Evaluation of 15 Indigenous and Introduced Species for Reforestation and Agroforestry in Northeastern Mexico
This article presents the results of a reforestation study in the Sierra Madre Mexico.
Research Goals & Methods
Ten native species (Pithecellobium, Prosopis, Helietta, Cordia, and Acacia spp.) and five exotic species (Leucaena and Eucalyptus spp.) were raised in a nursery and planted in June of 1984. Measurements took place between 1985 and 1999.
Conclusions & Takeaways
In the 15 years of the study, the authors found that the species had high survival rates. Leucaena leucocephala, Acacia spp., Parkinsonia aculeata, Pithecellobium ebano, and Pithecellobium pallens had the highest survival of 97-100%. Helietta parvifolia showed the highest motrality rate at 45%, followed by the Eucalyptus species at 22% mortality. Ecucalyptus camaldulensis, Eucalyptus microtheca, Leucaena leucocephala, Parkinsonia aculeata, and the Pithecellobium spp. showed high correlations between height and basal diameter and produced the greatest firewood volume.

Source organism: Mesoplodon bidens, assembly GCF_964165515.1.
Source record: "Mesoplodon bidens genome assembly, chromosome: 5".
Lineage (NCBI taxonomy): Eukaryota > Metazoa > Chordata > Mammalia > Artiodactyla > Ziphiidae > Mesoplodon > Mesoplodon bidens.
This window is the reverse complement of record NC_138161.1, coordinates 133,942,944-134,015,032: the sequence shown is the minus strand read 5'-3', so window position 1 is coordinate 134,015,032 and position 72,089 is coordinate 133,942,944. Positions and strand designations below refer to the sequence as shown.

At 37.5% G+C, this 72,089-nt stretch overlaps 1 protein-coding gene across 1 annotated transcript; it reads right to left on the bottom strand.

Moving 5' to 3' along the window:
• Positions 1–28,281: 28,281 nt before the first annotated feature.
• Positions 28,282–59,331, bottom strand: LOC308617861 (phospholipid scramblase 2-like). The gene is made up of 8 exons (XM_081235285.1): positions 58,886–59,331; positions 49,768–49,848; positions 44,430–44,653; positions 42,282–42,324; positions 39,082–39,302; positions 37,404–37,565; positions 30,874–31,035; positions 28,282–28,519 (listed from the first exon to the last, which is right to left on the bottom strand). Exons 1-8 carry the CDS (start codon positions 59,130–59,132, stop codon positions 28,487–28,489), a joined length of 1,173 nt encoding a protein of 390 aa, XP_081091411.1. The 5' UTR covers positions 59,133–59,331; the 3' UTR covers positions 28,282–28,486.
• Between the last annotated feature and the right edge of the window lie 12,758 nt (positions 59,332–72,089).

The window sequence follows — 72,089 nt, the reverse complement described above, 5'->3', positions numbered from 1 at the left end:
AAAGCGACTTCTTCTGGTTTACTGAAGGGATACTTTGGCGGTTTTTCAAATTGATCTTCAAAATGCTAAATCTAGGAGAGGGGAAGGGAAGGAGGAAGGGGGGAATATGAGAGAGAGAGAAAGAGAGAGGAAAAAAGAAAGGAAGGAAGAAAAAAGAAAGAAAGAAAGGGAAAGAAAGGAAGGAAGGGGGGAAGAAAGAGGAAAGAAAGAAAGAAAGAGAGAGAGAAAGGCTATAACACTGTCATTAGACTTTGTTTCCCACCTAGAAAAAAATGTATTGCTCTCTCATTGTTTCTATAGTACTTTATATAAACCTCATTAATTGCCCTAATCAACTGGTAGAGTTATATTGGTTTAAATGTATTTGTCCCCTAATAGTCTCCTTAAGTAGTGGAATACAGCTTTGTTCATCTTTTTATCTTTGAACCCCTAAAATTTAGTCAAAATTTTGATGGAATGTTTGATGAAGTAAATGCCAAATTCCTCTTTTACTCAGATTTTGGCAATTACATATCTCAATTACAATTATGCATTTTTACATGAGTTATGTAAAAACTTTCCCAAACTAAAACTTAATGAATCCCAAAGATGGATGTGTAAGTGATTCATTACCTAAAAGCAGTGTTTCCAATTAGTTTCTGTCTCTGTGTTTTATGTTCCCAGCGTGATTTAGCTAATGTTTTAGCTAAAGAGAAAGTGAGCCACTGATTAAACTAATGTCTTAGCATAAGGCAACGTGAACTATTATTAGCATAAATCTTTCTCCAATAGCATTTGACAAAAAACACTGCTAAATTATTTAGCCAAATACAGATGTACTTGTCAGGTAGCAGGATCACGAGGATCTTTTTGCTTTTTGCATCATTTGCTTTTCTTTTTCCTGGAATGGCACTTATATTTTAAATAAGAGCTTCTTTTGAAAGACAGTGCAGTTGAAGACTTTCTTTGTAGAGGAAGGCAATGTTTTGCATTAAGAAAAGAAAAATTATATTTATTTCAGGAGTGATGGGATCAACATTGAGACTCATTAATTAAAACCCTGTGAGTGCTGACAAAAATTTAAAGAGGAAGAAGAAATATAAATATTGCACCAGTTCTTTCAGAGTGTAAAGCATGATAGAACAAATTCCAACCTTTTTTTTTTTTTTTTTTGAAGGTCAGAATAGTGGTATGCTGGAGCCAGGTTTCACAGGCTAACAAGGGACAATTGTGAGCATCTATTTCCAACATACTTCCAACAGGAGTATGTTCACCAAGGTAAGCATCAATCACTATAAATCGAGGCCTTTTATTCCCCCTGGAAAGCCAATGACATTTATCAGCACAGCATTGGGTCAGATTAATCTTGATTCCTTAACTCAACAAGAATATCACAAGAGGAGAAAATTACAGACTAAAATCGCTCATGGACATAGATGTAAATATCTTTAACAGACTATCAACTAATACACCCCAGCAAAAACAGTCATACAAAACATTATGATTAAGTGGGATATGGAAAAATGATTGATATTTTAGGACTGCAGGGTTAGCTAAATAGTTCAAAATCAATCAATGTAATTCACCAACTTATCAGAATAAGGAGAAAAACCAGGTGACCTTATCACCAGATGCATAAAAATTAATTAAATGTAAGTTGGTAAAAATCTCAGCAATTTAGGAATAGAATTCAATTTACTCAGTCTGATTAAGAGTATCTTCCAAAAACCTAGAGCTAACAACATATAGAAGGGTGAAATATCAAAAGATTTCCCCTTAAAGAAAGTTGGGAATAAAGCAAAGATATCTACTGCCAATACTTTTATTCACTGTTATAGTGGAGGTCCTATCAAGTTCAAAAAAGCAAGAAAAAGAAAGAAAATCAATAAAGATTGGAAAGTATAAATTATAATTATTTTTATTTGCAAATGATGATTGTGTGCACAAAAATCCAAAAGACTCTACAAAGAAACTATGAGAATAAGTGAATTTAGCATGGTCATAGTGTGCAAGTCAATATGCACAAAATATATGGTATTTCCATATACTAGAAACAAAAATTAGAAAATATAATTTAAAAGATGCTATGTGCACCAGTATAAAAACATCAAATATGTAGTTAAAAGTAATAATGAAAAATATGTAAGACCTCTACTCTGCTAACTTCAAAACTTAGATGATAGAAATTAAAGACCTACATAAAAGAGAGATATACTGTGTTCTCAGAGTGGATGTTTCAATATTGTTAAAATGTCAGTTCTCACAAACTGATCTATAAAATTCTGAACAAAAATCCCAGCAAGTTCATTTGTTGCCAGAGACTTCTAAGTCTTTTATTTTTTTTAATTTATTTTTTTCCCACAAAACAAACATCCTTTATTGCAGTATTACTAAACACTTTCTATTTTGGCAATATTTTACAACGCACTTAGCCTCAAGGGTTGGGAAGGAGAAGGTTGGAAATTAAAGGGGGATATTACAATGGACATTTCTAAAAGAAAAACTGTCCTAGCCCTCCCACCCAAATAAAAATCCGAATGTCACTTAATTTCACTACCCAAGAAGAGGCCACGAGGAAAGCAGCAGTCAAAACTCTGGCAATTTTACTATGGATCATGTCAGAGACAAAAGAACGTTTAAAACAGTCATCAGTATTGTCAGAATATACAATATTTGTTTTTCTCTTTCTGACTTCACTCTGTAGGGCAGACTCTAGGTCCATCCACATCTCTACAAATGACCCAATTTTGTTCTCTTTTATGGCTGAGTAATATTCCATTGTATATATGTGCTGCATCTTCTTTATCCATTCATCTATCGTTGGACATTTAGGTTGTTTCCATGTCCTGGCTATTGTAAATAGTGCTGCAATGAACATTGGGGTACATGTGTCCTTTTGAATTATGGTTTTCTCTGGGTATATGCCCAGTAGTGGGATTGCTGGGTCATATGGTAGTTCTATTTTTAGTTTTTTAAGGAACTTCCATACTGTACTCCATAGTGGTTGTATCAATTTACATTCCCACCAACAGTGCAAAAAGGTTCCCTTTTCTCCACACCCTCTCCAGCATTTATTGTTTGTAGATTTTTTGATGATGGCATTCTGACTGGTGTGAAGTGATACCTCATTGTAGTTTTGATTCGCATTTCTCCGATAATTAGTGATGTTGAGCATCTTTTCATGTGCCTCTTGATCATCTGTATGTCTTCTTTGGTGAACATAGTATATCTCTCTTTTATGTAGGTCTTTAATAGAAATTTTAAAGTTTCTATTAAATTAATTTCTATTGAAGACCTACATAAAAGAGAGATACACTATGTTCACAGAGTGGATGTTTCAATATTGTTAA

Evaluation of 15 indigenous and introduced species for reforestation and agroforestry in northeastern Mexico. Agroforestry Systems. 2001;51:213–221. doi:10.1023/a:1010702510914..
- Facultad de Ciencias Biológicas, Universidad Autónoma de Nuevo León,
- Madero’s Technological Institute, Tampico Tamaulipas, Mexico